Seattle Too Moonbatty to Salt Its Icy Streets
Seattle moonbattery can be hazardous to your health, especially if you’re trying to drive through all this global warming. The moonbats running the city won’t use salt to keep its streets from turning into skating rinks, for fear it might end up in Puget Sound:
To hear the city’s spin, Seattle’s road crews are making “great progress” in clearing the ice-caked streets.
But it turns out “plowed streets” in Seattle actually means “snow-packed,” as in there’s snow and ice left on major arterials by design.
“We’re trying to create a hard-packed surface,” said Alex Wiggins, chief of staff for the Seattle Department of Transportation. “It doesn’t look like anything you’d find in Chicago or New York.”
The city’s approach means crews clear the roads enough for all-wheel and four-wheel-drive vehicles, or those with front-wheel drive cars as long as they are using chains, Wiggins said.
The icy streets are the result of Seattle’s refusal to use salt, an effective ice-buster used by the state Department of Transportation and cities accustomed to dealing with heavy winter snows.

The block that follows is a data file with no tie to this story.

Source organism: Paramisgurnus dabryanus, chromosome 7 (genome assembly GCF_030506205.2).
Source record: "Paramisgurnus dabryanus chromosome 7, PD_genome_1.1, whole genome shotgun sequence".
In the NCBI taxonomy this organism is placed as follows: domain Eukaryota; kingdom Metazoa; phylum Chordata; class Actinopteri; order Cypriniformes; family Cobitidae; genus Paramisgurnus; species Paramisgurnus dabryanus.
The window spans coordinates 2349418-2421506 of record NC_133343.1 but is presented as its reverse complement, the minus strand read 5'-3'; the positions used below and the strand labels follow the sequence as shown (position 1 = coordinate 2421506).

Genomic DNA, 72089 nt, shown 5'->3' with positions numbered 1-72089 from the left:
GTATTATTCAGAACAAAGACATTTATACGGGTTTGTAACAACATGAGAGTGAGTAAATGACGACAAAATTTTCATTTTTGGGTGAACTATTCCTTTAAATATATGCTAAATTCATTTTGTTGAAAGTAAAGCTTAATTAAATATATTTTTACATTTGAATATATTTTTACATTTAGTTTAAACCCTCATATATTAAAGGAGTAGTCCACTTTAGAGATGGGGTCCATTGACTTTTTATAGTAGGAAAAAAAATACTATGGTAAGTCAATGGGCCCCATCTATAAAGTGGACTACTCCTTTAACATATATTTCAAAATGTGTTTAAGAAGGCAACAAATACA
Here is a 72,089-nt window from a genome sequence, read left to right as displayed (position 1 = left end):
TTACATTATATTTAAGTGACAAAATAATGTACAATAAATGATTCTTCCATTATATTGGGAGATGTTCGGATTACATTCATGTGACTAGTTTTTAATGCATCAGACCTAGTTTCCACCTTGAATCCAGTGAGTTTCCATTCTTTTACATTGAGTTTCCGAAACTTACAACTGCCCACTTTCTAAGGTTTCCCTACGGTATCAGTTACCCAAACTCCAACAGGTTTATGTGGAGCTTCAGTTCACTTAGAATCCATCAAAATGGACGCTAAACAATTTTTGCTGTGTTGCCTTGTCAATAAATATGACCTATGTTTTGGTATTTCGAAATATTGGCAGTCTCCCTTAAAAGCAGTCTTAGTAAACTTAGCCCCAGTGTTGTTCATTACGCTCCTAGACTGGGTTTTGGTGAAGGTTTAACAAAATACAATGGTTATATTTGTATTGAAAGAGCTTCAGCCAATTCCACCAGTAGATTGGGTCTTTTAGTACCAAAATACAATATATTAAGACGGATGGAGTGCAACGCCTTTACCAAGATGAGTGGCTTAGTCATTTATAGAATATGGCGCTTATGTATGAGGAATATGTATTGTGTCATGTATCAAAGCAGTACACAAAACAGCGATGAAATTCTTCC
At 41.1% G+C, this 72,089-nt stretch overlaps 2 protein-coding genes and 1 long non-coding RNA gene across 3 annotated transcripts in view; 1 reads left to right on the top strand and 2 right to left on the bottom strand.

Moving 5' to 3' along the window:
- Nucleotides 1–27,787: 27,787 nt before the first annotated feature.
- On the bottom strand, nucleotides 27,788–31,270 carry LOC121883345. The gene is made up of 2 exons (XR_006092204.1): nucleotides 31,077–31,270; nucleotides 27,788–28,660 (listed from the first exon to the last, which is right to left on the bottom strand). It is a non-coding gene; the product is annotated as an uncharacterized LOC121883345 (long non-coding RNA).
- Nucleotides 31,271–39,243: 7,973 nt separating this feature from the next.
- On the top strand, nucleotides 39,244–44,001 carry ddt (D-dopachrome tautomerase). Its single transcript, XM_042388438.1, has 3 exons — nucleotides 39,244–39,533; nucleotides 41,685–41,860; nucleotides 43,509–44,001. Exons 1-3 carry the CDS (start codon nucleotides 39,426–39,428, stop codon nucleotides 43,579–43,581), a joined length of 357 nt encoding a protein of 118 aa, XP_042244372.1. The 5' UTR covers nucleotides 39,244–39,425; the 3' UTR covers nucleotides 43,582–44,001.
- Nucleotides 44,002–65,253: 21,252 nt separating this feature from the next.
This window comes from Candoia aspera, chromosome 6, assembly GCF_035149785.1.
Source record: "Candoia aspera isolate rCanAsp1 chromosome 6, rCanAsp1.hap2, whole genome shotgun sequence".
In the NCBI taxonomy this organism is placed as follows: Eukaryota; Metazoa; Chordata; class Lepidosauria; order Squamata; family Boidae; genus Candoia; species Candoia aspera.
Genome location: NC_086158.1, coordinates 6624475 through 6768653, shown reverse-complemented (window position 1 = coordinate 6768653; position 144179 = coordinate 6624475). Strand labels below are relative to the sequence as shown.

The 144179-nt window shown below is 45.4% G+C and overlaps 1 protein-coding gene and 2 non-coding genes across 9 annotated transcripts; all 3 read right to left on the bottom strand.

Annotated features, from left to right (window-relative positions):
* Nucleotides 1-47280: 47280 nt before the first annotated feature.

“If we were using salt, you’d see patches of bare road because salt is very effective,” Wiggins said. “We decided not to utilize salt because it’s not a healthy addition to Puget Sound.”
Puget Sound, which branches off of the Pacific Ocean, consists of salt water.
As usual, the only ones to benefit from the moonbattery are criminals:
The city’s patrol cars are rear-wheel drive. And even with tire chains, officers are avoiding hills and responding on foot, according to a West Precinct officer.
Instead of salt, Seattle is using sand, which does not melt snow, but which does clog sewers. It also causes air pollution in the form of dust and runs into waterways. But at least it doesn’t get any salt in the salt water.